In a unanimous 8-0 ruling, the court deemed unconstitutional a provision of the anti-democratic law that would have allowed the white, conservative chief justice of the Mississippi Supreme Court — who recused himself from hearing the appeal — to appoint four unelected “temporary” judges to the existing Hinds County Circuit Court that oversees Jackson, the state capital. Given that Jackson residents elect circuit judges, H.B. 1020’s “court-packing” provision would have deprived Jackson residents, 80% of whom are Black, of the right to vote for their judges.
In the same order, the state Supreme Court ruled 6-2 to uphold a separate provision of H.B. 1020 that creates a new court system with an unelected judge — also appointed by the chief justice — in an area of Jackson known as the Capitol Complex Improvement District (CCID). The new court would have jurisdiction over certain criminal cases in the CCID, a special district centered around the state capitol building that has its own police force.
Yesterday’s ruling stems from a state-level lawsuit filed on behalf of three Jackson residents alleging that some of H.B. 1020’s anti-democratic provisions violate the Mississippi Constitution. Back in May, a Mississippi judge dismissed the lawsuit, finding that the plaintiffs could not prove a state constitutional violation. The plaintiffs appealed the dismissal to the state Supreme Court, which heard oral argument on July 6.
“[W]e agree…that [the] creation of four new appointed temporary special circuit judges’ in the Seventh Circuit Court District for a specified, almost-four-year term violates our Constitution’s requirement that circuit judges be elected for a four-year term,” the opinion states. The court held that a separate statute challenged by the lawsuit — which allows the chief justice to make discretionary appointments of temporary special judges to address emergencies or overcrowded dockets — complies with the Mississippi Constitution.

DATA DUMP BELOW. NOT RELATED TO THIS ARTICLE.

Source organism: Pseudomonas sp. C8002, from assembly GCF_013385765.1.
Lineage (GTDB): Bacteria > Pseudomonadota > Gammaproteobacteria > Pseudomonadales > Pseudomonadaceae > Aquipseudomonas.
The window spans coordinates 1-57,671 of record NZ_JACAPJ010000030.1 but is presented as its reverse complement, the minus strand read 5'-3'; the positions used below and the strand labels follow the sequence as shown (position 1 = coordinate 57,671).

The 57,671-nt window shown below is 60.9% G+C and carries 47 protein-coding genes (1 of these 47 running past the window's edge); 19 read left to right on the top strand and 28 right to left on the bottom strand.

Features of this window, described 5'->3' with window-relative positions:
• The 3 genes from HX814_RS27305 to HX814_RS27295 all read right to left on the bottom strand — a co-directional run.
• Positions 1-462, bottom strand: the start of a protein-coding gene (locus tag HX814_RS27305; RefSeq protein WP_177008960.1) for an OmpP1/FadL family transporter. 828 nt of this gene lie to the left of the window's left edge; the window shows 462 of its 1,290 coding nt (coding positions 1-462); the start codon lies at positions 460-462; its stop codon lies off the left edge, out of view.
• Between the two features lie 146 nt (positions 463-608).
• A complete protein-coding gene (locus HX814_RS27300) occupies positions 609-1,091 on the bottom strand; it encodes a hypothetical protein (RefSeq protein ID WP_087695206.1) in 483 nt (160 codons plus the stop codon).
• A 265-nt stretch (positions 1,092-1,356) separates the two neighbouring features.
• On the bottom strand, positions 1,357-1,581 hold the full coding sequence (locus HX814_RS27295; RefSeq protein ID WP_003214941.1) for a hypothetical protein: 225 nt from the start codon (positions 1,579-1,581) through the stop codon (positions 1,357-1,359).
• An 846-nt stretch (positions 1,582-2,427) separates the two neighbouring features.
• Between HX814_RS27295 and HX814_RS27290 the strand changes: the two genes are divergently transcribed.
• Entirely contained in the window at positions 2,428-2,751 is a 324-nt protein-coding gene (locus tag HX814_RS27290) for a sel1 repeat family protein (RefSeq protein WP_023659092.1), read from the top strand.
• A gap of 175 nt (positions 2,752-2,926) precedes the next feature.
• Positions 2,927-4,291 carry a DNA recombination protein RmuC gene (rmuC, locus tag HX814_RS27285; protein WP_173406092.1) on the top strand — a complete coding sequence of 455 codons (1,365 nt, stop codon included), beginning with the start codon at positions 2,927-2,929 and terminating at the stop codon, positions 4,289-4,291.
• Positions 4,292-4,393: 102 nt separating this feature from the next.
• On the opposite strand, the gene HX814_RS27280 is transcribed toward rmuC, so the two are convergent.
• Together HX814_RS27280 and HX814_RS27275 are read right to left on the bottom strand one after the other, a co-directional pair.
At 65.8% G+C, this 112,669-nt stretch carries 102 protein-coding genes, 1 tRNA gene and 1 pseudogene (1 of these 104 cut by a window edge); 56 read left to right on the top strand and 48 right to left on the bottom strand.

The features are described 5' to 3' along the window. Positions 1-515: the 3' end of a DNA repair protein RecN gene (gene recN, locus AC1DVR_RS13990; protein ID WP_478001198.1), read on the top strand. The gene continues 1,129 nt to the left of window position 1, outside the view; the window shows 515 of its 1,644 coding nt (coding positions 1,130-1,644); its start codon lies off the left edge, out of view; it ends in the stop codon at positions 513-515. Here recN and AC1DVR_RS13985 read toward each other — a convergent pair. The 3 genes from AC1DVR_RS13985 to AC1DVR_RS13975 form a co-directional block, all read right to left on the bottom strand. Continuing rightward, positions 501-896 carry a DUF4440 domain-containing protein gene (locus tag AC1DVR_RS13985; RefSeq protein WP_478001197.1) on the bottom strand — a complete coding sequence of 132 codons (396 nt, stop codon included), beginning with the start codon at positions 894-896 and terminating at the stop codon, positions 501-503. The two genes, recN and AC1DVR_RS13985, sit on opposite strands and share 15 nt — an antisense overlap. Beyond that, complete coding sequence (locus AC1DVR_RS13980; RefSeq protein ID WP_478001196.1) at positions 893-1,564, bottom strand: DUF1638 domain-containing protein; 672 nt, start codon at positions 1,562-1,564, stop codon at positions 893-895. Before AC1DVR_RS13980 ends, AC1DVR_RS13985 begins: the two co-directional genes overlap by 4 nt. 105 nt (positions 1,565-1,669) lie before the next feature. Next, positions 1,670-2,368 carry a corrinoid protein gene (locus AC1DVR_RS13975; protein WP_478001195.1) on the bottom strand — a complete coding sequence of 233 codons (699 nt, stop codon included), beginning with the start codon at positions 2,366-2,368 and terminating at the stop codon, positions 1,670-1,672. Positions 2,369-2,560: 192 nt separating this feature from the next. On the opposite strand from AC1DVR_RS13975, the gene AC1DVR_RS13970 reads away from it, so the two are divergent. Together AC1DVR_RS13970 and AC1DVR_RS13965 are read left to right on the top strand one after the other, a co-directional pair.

In upholding H.B. 1020’s creation of a new CCID court, the six-justice majority held that the new court constitutes a legitimate municipal and inferior (lower) court under the state constitution. The plaintiffs had argued that the CCID court was not a valid inferior court since unlike other inferior courts in Mississippi, litigants do not have an express right of appeal. According to the plaintiffs, no constitutional court in Mississippi can expressly review the rulings of the CCID court.
“While we agree…that [the] absence of an express appeal provision is perhaps not ideal, we equally agree this absence is not fatal. Simply put, [the provision] does not have to expressly include a right to appeal. This is because other existing statutes—which the Legislature was certainly entitled to consider and rely on—already govern the appeals process,” the opinion reads.
In other words, the majority held that the existing appeals process for municipal courts does apply to H.B. 1020’s new CCID court. The majority also ruled that the CCID court’s novel features — such as its authority to place individuals convicted of a misdemeanor in state prison — do not render it unconstitutional.
Although the state court litigation over H.B. 1020 is now resolved, a separate lawsuit in federal court challenging multiple aspects of the law — including the new CCID court — is ongoing.